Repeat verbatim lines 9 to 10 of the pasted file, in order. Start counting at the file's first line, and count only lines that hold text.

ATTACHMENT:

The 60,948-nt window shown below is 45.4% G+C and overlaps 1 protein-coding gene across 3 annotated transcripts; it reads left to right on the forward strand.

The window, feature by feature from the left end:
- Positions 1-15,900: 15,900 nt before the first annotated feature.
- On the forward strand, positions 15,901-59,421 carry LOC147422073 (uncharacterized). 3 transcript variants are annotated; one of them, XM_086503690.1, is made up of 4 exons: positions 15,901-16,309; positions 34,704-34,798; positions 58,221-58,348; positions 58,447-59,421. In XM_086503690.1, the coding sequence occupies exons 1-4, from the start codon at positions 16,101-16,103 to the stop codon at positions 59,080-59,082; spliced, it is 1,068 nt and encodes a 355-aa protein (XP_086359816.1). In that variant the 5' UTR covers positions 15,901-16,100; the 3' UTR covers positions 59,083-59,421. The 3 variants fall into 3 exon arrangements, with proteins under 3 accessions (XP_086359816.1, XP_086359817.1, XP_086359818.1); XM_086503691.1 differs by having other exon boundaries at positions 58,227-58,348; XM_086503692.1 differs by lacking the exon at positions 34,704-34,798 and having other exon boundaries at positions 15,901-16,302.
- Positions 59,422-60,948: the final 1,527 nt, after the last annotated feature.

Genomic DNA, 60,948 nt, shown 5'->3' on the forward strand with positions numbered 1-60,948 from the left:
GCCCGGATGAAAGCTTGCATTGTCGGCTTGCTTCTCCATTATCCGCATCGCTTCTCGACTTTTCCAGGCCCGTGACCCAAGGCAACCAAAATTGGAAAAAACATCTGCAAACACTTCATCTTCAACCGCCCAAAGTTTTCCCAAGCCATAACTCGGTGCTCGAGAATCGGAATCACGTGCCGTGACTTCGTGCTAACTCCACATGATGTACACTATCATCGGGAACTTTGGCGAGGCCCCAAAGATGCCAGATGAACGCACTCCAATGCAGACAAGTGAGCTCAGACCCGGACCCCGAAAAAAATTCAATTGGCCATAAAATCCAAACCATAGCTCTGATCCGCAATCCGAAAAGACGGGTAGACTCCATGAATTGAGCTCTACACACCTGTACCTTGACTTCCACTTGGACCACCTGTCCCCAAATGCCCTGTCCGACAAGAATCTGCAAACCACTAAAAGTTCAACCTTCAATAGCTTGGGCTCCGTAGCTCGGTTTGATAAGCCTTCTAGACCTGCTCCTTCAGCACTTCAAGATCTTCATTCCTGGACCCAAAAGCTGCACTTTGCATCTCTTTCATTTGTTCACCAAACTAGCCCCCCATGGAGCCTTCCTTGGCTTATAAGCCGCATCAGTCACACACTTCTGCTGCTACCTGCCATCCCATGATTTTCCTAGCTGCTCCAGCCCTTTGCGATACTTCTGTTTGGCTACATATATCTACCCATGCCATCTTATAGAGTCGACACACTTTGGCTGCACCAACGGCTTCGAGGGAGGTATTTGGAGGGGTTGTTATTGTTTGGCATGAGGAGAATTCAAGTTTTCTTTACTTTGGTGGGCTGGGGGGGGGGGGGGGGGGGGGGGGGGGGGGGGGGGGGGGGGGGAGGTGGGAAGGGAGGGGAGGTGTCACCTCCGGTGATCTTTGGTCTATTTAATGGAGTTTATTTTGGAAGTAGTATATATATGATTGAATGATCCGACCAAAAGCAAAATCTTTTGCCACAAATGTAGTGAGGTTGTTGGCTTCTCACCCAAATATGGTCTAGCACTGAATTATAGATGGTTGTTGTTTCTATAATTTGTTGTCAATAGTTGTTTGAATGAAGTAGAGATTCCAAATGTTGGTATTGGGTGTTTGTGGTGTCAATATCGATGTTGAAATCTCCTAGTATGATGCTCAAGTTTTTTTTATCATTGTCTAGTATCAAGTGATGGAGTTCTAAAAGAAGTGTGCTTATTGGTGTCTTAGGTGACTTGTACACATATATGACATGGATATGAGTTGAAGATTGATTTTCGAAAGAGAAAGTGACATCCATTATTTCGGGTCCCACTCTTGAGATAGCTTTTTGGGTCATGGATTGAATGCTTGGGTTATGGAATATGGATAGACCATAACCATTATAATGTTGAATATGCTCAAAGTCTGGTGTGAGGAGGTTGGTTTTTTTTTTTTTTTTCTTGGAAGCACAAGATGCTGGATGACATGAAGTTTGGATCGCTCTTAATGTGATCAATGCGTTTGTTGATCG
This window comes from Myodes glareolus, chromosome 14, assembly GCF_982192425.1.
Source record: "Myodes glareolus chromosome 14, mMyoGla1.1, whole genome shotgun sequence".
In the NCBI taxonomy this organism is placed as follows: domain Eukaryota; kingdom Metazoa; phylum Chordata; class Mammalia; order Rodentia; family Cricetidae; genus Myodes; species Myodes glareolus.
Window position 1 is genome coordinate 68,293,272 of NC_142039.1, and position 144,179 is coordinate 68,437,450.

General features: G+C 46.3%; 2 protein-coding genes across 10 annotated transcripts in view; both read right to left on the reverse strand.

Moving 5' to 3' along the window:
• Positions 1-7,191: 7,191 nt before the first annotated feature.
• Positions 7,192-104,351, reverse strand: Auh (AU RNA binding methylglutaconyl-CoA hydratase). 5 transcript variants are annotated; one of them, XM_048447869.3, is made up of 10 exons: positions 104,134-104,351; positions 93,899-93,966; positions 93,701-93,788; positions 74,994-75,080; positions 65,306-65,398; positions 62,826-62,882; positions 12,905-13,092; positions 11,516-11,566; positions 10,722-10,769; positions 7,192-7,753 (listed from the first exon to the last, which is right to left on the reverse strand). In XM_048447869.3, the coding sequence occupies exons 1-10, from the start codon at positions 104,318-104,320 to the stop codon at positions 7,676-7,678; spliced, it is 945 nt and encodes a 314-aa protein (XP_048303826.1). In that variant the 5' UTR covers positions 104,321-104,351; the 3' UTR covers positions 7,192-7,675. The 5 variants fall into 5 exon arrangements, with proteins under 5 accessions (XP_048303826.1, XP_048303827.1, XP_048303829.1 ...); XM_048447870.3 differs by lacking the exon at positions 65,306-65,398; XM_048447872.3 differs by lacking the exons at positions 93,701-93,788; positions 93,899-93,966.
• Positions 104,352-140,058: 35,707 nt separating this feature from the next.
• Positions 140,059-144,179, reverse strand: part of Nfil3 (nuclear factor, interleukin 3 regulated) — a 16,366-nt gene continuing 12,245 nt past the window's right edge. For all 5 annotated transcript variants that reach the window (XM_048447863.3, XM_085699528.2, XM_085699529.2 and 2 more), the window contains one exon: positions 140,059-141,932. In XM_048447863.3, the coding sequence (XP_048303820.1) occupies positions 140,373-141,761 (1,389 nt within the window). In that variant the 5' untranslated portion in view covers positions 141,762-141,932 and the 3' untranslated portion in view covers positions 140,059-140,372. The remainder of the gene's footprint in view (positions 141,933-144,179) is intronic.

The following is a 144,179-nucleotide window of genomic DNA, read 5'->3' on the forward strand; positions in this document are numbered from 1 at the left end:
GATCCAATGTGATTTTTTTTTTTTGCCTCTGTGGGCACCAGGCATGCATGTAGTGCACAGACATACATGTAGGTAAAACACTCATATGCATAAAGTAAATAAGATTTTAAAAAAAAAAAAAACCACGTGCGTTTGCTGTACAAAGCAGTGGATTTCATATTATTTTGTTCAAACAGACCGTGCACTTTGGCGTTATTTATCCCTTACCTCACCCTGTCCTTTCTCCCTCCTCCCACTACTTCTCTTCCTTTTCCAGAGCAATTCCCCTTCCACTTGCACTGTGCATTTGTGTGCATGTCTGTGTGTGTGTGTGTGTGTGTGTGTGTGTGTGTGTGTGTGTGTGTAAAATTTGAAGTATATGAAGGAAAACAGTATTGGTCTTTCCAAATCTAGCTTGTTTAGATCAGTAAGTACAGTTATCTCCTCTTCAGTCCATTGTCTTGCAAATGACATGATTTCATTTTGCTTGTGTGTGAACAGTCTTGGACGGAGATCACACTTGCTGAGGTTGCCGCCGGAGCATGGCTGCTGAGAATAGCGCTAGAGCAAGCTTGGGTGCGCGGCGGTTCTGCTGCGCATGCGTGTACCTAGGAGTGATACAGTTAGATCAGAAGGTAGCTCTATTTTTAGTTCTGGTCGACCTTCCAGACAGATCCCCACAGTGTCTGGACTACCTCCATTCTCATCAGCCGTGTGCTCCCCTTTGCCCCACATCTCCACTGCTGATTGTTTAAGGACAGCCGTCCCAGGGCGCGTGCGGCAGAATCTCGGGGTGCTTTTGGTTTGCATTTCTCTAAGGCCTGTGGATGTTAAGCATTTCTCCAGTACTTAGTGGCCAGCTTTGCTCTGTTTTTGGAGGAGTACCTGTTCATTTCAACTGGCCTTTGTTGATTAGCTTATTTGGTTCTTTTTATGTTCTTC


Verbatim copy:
Source record: "Myodes glareolus chromosome 14, mMyoGla1.1, whole genome shotgun sequence".
In the NCBI taxonomy this organism is placed as follows: domain Eukaryota; kingdom Metazoa; phylum Chordata; class Mammalia; order Rodentia; family Cricetidae; genus Myodes; species Myodes glareolus.